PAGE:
This paper investigates factors affecting injury severity of crashes involving HAZMAT large trucks. It uses the crash data in the state of California from the Highway Safety Information System, from 2005 to 2011. The explanatory factors include the occupant, crash, vehicle, roadway, environmental, and temporal characteristics. Both fixed- and random-parameters ordered probit models of injury severity (where "possible outcomes" are major, minor, and no injury) were estimated, the random-parameters model captures possible unobserved effects related to factors not present in the data. The model results indicate that the occupants being male, truck drivers, crashes occurring in rural locations, under dark-unlighted, under dark-lighted conditions, and on weekdays were associated with increased probability of major injuries. Conversely, the older occupants (age 60 and over), truck making a turn, rear-end collision, collision with an object, crashes occurring on non-interstate highway, higher speed limit highway (>= 65 mph), and flat terrain were associated with decreased probability of major injuries.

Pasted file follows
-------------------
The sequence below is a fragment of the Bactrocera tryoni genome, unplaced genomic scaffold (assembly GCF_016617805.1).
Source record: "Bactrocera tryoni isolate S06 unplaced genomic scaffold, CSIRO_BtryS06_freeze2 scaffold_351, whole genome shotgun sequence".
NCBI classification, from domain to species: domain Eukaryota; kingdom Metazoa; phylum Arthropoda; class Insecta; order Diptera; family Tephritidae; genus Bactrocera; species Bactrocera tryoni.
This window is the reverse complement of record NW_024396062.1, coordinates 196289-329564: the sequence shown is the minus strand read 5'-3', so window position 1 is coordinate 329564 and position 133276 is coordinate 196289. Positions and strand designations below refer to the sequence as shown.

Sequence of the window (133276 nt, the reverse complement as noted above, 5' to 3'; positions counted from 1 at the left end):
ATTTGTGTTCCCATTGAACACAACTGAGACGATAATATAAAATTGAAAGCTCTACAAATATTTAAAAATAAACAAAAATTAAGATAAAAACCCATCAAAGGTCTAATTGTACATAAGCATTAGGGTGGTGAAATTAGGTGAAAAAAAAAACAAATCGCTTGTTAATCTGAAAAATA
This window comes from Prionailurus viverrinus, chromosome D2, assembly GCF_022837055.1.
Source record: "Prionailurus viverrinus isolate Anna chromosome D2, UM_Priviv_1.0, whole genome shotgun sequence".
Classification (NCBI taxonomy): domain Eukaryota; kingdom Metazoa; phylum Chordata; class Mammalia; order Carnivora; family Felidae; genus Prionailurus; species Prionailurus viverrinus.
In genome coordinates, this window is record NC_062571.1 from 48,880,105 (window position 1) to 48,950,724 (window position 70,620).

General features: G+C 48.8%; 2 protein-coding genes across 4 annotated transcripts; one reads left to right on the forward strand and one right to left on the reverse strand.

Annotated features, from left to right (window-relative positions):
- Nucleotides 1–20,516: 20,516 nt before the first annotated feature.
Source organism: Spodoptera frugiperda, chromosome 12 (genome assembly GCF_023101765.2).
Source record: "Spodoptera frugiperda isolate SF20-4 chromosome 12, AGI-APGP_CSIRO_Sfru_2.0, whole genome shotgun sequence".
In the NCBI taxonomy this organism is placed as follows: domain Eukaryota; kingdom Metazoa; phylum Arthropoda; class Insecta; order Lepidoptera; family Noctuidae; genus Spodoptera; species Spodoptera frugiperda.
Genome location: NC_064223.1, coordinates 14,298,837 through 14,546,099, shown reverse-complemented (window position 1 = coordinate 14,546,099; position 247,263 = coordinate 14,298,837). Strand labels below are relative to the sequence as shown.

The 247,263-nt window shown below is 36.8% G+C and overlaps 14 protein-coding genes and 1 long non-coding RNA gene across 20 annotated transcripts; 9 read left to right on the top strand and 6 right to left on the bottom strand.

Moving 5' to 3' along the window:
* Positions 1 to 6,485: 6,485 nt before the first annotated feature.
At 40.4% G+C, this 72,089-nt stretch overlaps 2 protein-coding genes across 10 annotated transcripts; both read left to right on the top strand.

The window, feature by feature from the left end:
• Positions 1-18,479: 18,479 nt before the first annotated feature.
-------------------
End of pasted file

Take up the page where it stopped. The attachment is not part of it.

This study has identified factors that explain injury severities of crashes involving HAZMAT, and as such, it could be used by policy makers and transportation agencies to improve HAZMAT transport, and thus, the overall highway safety.
Uddin, M., & Huynh, N. (2018). Factors Influencing Injury Severity of Crashes Involving HAZMAT Trucks. International Journal of Transport Science and Technology, 7, 1–9. https://doi.org/10.1016/j.ijtst.2017.06.004